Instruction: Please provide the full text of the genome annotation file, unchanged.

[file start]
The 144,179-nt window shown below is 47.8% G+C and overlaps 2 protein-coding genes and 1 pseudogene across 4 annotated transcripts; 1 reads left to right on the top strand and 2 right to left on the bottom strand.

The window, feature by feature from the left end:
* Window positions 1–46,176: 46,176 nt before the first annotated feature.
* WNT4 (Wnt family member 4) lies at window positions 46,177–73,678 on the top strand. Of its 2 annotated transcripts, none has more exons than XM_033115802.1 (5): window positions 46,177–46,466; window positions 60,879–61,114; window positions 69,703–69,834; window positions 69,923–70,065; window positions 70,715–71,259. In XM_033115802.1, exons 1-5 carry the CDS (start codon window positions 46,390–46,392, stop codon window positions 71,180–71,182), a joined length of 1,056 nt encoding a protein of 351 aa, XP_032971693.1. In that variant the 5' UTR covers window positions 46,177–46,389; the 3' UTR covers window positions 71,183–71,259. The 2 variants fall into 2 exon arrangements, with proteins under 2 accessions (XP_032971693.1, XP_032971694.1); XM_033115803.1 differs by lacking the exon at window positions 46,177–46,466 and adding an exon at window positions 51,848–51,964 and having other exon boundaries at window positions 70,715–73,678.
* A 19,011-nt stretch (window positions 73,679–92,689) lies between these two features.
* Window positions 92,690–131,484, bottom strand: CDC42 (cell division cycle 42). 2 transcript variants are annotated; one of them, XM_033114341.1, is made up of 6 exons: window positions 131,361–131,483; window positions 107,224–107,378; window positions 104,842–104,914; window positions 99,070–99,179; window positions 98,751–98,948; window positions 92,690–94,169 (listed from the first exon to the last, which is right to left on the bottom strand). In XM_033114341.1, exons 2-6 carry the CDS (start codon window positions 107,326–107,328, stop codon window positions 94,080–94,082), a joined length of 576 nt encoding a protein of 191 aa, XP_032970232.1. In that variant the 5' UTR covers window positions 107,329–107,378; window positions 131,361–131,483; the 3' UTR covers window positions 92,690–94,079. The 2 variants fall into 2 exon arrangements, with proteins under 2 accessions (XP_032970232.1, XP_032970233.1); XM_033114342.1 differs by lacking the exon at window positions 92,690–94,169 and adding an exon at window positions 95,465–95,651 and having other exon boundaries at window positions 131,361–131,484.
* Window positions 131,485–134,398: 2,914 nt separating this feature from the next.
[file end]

The 144,179-nt window shown below is 47.8% G+C and overlaps 2 protein-coding genes and 1 pseudogene across 4 annotated transcripts; 1 reads left to right on the top strand and 2 right to left on the bottom strand.

The window, feature by feature from the left end:
* Window positions 1–46,176: 46,176 nt before the first annotated feature.
* WNT4 (Wnt family member 4) lies at window positions 46,177–73,678 on the top strand. Of its 2 annotated transcripts, none has more exons than XM_033115802.1 (5): window positions 46,177–46,466; window positions 60,879–61,114; window positions 69,703–69,834; window positions 69,923–70,065; window positions 70,715–71,259. In XM_033115802.1, exons 1-5 carry the CDS (start codon window positions 46,390–46,392, stop codon window positions 71,180–71,182), a joined length of 1,056 nt encoding a protein of 351 aa, XP_032971693.1. In that variant the 5' UTR covers window positions 46,177–46,389; the 3' UTR covers window positions 71,183–71,259. The 2 variants fall into 2 exon arrangements, with proteins under 2 accessions (XP_032971693.1, XP_032971694.1); XM_033115803.1 differs by lacking the exon at window positions 46,177–46,466 and adding an exon at window positions 51,848–51,964 and having other exon boundaries at window positions 70,715–73,678.
* A 19,011-nt stretch (window positions 73,679–92,689) lies between these two features.
* Window positions 92,690–131,484, bottom strand: CDC42 (cell division cycle 42). 2 transcript variants are annotated; one of them, XM_033114341.1, is made up of 6 exons: window positions 131,361–131,483; window positions 107,224–107,378; window positions 104,842–104,914; window positions 99,070–99,179; window positions 98,751–98,948; window positions 92,690–94,169 (listed from the first exon to the last, which is right to left on the bottom strand). In XM_033114341.1, exons 2-6 carry the CDS (start codon window positions 107,326–107,328, stop codon window positions 94,080–94,082), a joined length of 576 nt encoding a protein of 191 aa, XP_032970232.1. In that variant the 5' UTR covers window positions 107,329–107,378; window positions 131,361–131,483; the 3' UTR covers window positions 92,690–94,079. The 2 variants fall into 2 exon arrangements, with proteins under 2 accessions (XP_032970232.1, XP_032970233.1); XM_033114342.1 differs by lacking the exon at window positions 92,690–94,169 and adding an exon at window positions 95,465–95,651 and having other exon boundaries at window positions 131,361–131,484.
* Window positions 131,485–134,398: 2,914 nt separating this feature from the next.